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Hedge Funds ....

Discussion in 'Off Topic' started by Tropo, 7th Jun, 2006.

  1. Tropo

    Tropo Well-Known Member

    17th Aug, 2005
    Hedge Funds Star in a Picture We've Seen Before: Chet Currier

    June 6 (Bloomberg) -- We've been down this road before.

    That's the strong sensation that comes over me just about every time I happen upon some new status report on the growth and evolution of hedge funds.

    Don't get me wrong -- hedge funds are no clone of anything else. These partnerships designed primarily for well-heeled, sophisticated investors are distinctly different from any other money-management vehicle.

    If mutual funds are buses or minivans, then hedge funds are more like sports cars. They are faster, much more maneuverable - - and in most cases subject to proportionally greater risks.

    For all their differences, though, the progress of hedge funds has taken them over much the same route traveled by mutual funds 15 or so years ago.

    Mutual funds surpassed $1 trillion in assets at the dawn of the 1990s, and began attracting increased scrutiny from regulators and critics in the press. Hedge funds crossed the $1 trillion mark in the mid-'00s and, sure enough, acclaim started giving way to a more critical appraisal.

    The early mutual funds typically showcased individual managers known for their idiosyncratic ways. Where are they now, the legends of yesteryear like Gerald Tsai's Manhattan Fund -- which burned brightly for a few years in the go-go 1960s, then flamed out? Today only scattered traces of the cult of personality remain.


    Hedge funds have also been a galaxy of star managers -- larger-than-life figures such as George Soros, Michael Steinhardt and Paul Tudor Jones. Inevitably, however, signs are now mounting that hedge funds will also become more domesticated and committee-driven as their journey carries them along.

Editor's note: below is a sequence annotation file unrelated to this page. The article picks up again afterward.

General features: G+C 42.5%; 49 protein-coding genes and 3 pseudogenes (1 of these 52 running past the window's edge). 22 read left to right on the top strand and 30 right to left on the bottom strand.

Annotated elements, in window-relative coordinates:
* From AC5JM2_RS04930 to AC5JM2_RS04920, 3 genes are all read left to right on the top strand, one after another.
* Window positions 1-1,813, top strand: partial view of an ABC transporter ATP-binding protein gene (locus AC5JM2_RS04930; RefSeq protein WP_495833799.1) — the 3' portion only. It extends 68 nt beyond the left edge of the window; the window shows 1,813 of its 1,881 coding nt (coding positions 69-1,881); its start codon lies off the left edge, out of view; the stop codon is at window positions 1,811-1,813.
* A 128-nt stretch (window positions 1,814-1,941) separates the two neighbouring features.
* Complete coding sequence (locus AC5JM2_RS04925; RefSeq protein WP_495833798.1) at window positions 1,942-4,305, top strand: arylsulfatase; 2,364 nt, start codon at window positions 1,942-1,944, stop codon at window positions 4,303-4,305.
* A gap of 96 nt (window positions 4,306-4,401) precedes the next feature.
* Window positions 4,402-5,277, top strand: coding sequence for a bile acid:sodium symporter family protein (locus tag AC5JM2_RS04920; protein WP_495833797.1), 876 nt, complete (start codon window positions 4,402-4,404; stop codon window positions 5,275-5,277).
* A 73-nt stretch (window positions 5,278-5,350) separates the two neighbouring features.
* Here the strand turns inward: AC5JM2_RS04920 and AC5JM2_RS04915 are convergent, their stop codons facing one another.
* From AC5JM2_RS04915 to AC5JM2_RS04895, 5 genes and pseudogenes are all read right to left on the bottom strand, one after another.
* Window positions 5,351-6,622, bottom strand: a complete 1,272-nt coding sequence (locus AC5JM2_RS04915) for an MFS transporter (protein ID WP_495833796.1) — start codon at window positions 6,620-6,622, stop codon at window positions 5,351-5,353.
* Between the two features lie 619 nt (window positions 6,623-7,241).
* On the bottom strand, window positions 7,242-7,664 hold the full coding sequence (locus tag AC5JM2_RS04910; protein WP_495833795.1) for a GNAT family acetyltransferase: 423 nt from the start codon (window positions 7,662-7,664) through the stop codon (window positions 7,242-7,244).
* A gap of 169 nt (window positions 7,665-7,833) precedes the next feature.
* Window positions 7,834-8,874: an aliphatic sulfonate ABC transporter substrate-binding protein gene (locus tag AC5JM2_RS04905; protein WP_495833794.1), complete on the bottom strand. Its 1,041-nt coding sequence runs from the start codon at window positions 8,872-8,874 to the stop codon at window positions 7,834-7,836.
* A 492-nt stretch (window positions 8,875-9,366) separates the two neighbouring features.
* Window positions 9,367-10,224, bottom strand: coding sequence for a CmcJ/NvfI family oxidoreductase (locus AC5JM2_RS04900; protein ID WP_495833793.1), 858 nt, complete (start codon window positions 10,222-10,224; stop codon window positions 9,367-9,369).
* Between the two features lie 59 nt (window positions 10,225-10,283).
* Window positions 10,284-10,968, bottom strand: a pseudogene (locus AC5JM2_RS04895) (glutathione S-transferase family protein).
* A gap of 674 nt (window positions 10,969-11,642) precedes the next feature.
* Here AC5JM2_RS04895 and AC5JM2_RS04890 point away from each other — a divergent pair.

``The hunt for ripe investment opportunities and institutional capital has led many hedge fund managers to leave behind their single-strategy roots and branch out into multi- strategy organizations,'' reports the consulting firm Greenwich Associates in Greenwich, Connecticut.

    ``Geographic diversification is not new, but for a growing number of hedge funds this is the next step in their evolution from relatively simple vehicles into complex organizations,'' Greenwich Associates says, summarizing a survey of more than 1,200 hedge funds.

    Multi-strategy! Complex organizations! Those are phrases a bureaucrat can really sink his teeth into. And ``institutional capital?'' Why, the phrase positively reverberates with the sounds of a shift in command and control.


    The more money hedge funds get from pension funds, foundations, college endowments and the like, the more pressures they will face to measure up against index benchmarks or other ``bogeys.'' Likewise, the more questions they can expect to be asked about their, ahem, high costs.

    That's the beauty of all this. Once we notice that hedge funds are traveling a familiar track, we can look at mutual-fund history and make some confident predictions about hedge funds' future. Here are three:

    1) There will be an industry-wide scandal. This may seem a bit silly to say; blowups and scandals have been a regular part of the hedge-fund saga since its first chapters after World War II.

    What is meant by this prediction is a broad industry-wide scandal complete with multiple oustings of chief executive officers, congressional hearings, and studies by academics proving that the whole concept has gone wrong.


    2) There will be a push for indexing. This sounds even more far-fetched than No. 1; how in the world could a hedge fund be set up to track any one market index, or even a combination of market indexes? If I can't answer that question directly, well, the history of Wall Street ingenuity almost guarantees that someone will find a way.

    3) Where there is benchmarking and indexing, there will be ``closet indexing.'' The term refers to the tendency of money managers to huddle close to whatever bogey they are measured against. It's a basic survival skill.

    The reader may detect a gloomy cast in all these projections. But the pall dissipates when one looks at the big picture, which is bright indeed.

    In spite of the stumbling blocks mutual funds encountered, they have grown today to more than $9 trillion in the U.S., and almost $18 trillion worldwide. If hedge funds travel anything close to that distance in the next 15 years, breathtaking prosperity lies ahead for managers and investors alike.

    (Chet Currier is a Bloomberg News columnist. His opinions are his own.)